Michael Cummins, the 25-year-old Westmoreland man police say is responsible for the worst homicide event in Tennessee in at least 20 years, has been linked to an additional eighth murder that occurred last month in northern Sumner County.
On Friday, Cummins was charged with first degree murder in connection with the death of 63-year-old James “Jim” Dunn Jr. on April 17, just 10 days before the bodies of seven other victims were discovered at two separate homes northwest of Westmoreland.
“His murder was committed in the same type of manner as the seven others,” Sumner County District Attorney Ray Whitley said when contacted by phone Friday afternoon. “It’s very, very gruesome. To have eight bodies attributed to one (suspect) is something that is unprecedented here as far as I’m concerned.
“We don’t anticipate that there will be any more bodies attributed to Michael Cummins,” Whitley added. “This should be it.”
Sumner County Sheriff’s deputies were dispatched to the 1200-block of Ransom Mandrell Road in Westmoreland on April 17 to search for Dunn who had gone missing after a fire at his cabin, according to an arrest affidavit obtained by the Gallatin News.
His headless body was eventually located approximately 75 yards from the residence. An autopsy found his death was caused by blunt force trauma.
“He had been there awhile when his body was found,” Whitley said. “We don’t know whether (the beheading) was done during the course of the homicide or because of deterioration or animal activity.”
During the investigation, detectives learned that a rifle had been stolen from Dunn, which was later found alongside six murder victims inside a home at 1177 Charles Brown Road on Saturday, April 27.
According to affidavits, Cummins had been carrying a rifle earlier that same day that matched the description of the one that had been taken from Dunn. He had also made statements that he had stolen property from the “chicken man,” which was a reference to the 63-year-old.
New details in mass murder investigation
In addition to Dunn, Cummins has also been charged with the murder of seven other people at two homes last month.
The victims include his father David Carl Cummins, 51; his mother Clara Jane Cummins, 44; his uncle Charles Edward Hosale, 45; Rachel Dawn McGlothlin-Pee, 43; her daughter Sapphire McGlothlin-Pee, 12; Rachel’s mother Marsha Elizabeth Nuckols, 64; and 69-year-old Shirley B. Fehrle.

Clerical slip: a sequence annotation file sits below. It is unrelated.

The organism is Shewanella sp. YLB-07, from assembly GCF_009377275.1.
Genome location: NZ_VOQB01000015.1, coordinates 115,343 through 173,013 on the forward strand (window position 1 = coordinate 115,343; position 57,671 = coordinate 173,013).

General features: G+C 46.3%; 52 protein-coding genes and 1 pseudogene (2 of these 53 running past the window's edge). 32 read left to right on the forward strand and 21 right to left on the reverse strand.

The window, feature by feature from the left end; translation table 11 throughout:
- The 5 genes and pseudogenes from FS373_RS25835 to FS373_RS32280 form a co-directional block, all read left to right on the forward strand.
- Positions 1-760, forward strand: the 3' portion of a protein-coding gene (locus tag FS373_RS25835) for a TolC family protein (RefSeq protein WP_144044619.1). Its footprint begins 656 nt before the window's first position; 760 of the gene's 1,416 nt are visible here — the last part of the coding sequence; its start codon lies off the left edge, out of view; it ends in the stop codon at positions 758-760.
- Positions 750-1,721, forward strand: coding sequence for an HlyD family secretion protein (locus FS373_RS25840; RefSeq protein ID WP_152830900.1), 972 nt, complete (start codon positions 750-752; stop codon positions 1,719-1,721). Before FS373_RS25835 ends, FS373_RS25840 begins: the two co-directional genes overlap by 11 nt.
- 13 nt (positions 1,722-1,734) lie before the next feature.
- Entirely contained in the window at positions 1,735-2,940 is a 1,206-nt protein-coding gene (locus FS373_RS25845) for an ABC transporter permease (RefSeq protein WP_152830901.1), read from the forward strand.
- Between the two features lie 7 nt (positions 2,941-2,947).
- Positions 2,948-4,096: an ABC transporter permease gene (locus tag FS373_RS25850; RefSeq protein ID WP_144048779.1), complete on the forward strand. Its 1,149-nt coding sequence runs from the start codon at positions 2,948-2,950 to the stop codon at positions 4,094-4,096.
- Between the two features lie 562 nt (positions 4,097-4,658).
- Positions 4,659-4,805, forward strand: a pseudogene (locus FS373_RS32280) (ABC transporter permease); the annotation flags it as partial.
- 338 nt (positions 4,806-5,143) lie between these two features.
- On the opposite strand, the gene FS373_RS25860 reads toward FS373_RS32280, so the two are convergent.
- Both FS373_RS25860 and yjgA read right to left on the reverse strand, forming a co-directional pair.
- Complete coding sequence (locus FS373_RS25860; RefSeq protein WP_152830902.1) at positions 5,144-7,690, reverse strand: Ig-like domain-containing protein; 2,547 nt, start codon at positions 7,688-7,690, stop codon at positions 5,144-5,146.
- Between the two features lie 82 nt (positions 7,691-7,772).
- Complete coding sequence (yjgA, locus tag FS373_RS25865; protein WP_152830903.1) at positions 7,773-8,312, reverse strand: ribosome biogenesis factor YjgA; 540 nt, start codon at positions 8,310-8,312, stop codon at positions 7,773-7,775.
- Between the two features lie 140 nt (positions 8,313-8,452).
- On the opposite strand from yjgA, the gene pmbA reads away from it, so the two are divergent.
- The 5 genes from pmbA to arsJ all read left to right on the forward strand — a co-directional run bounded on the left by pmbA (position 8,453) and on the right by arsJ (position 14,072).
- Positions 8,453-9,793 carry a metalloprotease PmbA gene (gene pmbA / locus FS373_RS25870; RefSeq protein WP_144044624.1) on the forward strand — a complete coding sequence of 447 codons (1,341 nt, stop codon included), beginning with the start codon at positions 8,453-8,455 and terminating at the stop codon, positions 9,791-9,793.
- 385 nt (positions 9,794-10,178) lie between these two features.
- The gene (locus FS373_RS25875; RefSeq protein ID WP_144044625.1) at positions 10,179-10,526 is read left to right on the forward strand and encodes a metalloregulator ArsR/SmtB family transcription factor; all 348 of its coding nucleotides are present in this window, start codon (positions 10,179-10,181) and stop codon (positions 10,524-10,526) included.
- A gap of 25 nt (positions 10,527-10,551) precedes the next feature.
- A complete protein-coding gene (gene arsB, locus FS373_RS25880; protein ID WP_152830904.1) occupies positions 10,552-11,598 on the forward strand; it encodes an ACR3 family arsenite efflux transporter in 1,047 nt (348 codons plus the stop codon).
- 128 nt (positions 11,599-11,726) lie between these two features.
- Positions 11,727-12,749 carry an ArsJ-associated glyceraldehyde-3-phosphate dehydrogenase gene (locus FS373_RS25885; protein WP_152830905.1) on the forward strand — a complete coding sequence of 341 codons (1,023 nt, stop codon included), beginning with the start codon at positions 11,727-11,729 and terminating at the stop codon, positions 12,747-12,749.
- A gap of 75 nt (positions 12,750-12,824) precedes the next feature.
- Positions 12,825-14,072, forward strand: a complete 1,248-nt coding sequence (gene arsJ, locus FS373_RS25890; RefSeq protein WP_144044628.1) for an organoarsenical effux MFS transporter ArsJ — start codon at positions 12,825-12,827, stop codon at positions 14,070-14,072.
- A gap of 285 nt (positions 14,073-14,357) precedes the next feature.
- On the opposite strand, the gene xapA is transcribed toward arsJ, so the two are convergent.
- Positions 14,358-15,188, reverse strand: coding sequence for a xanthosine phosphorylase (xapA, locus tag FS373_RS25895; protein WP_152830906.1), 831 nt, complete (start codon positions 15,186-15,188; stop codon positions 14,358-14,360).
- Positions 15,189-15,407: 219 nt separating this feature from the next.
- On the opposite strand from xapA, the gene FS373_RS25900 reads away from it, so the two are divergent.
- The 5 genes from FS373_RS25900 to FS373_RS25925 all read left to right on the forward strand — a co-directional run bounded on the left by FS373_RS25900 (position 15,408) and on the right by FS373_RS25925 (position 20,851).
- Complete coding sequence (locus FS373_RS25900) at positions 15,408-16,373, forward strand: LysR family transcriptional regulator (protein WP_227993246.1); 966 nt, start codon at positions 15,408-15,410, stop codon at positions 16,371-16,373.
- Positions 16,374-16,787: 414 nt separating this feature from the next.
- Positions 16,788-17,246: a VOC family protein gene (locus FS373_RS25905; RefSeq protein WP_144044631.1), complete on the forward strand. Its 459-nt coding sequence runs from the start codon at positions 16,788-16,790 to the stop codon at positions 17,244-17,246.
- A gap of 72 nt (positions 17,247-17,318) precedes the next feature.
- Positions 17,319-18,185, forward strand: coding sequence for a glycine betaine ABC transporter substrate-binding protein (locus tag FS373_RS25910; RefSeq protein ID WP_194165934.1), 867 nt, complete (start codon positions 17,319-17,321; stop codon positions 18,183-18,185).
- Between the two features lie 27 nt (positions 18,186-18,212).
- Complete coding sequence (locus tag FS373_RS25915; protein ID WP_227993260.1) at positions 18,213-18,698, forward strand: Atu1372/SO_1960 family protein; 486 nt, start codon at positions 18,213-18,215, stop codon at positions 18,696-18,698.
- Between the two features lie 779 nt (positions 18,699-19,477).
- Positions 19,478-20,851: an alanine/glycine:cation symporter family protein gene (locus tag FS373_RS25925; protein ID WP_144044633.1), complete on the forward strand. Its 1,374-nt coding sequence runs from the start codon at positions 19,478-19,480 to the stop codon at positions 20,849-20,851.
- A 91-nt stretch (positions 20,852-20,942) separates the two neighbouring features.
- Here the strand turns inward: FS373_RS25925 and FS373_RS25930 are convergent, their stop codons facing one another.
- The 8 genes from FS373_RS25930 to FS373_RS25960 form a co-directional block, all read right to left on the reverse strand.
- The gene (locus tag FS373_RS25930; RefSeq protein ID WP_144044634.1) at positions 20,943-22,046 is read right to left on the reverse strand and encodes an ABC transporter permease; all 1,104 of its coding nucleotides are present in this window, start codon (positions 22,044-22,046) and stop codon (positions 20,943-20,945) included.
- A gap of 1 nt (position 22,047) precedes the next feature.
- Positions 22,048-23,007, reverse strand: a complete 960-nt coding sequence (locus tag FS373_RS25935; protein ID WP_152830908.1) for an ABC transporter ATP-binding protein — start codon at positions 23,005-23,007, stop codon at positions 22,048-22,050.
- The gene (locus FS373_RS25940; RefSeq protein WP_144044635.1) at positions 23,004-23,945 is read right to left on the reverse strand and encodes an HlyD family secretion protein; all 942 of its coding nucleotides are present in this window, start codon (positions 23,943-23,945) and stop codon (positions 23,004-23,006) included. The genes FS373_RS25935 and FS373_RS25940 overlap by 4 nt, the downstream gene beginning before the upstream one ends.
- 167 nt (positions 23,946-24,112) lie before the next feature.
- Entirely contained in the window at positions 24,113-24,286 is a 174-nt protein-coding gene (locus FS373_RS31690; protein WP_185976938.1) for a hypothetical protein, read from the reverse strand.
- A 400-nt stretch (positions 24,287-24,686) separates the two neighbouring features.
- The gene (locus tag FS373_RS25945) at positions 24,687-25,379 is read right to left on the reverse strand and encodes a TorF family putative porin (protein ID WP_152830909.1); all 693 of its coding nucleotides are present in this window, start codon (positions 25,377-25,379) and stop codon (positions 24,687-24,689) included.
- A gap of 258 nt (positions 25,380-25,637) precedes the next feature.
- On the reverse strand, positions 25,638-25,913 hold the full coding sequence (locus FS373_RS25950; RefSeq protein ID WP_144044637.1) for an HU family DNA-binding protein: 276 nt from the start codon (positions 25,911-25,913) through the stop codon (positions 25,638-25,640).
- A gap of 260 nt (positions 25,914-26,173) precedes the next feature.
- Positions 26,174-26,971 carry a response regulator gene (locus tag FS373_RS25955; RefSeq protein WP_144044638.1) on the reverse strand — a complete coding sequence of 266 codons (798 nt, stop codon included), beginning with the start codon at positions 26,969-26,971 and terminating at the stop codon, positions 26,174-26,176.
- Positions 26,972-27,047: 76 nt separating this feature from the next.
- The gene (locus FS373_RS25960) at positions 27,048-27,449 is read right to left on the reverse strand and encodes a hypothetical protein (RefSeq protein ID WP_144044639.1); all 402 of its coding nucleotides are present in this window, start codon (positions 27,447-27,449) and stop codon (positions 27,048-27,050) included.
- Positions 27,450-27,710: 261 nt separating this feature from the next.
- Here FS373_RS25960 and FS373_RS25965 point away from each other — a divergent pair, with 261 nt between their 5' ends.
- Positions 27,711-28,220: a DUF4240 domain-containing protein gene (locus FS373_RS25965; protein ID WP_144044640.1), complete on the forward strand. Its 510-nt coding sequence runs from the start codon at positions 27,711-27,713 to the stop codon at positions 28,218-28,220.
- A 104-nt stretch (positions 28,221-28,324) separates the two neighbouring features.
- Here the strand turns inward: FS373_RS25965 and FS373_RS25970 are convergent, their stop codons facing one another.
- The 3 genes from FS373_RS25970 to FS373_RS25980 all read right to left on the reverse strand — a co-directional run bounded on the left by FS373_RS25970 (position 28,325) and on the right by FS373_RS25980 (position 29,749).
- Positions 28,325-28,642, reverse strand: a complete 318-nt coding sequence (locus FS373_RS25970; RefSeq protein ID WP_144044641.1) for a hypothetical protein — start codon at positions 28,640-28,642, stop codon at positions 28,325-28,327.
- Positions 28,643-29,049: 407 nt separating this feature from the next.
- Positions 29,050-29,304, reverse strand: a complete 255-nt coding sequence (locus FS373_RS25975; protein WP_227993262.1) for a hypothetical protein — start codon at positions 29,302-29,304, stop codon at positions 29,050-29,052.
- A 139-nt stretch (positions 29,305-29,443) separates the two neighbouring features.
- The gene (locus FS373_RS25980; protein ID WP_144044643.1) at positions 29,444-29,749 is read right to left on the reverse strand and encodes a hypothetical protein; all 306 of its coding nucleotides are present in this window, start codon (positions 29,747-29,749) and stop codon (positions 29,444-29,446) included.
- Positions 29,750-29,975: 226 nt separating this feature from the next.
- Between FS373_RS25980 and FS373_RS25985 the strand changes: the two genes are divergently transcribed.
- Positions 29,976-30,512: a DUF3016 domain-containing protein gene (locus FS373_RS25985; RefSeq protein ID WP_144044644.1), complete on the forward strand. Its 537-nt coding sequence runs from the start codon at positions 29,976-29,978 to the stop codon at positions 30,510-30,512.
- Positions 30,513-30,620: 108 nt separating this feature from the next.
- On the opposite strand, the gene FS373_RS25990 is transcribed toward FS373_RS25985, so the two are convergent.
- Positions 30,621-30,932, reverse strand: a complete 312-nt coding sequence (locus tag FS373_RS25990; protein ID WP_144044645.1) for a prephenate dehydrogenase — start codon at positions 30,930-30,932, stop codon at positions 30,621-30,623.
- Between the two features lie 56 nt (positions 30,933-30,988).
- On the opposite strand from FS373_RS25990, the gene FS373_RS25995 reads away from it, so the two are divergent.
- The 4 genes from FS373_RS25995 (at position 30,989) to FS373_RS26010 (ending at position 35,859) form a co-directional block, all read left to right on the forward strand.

A day before the bodies were found on April 27, police say Cummins had worn shoes that have been linked to at least one of the crime scenes, according to an arrest affidavit.
“Michael Cummins has admitted to wearing the “girls” shoes and leaving them at 245 Keen Hollow Road,” according to the affidavit. “The tread pattern on the “girls” shoes is consistent with shoe impressions, in what appears to be blood, found inside 1177 Charles Brown Road.”
All of the victims died from blunt force injuries, according to Dr. Feng Li, chief medical examiner for Davidson County. Some of those injuries were caused by a sharp object such as a knife or similar item.
An additional victim, Cummins’ grandmother, was also found critically injured at the Charles Brown Road home and was transported to a local hospital.
Following the gruesome murders, law enforcement agencies from across the region began a massive manhunt for Cummins on April 27. He was eventually located by a TBI aircraft hiding in a creek bed approximately one mile from the initial crime scene.
When more than a dozen member of Sumner County’s SWAT team moved in to take him into custody, Cummins was shot by at least one officer after brandishing a hatchet, according to police and court documents. Cummins was later taken to a local hospital with non-life-threatening injuries.
On Friday, Cummins was discharged from the hospital and transported to the Sumner County Jail, according to the Tennessee Bureau of Investigation. He is currently being held in the Tennessee Department of Corrections Special Needs Unit.
His charges include eight counts of first-degree murder, one count of attempted first degree murder and one count theft of property valued at more than $10,000, according to Whitley.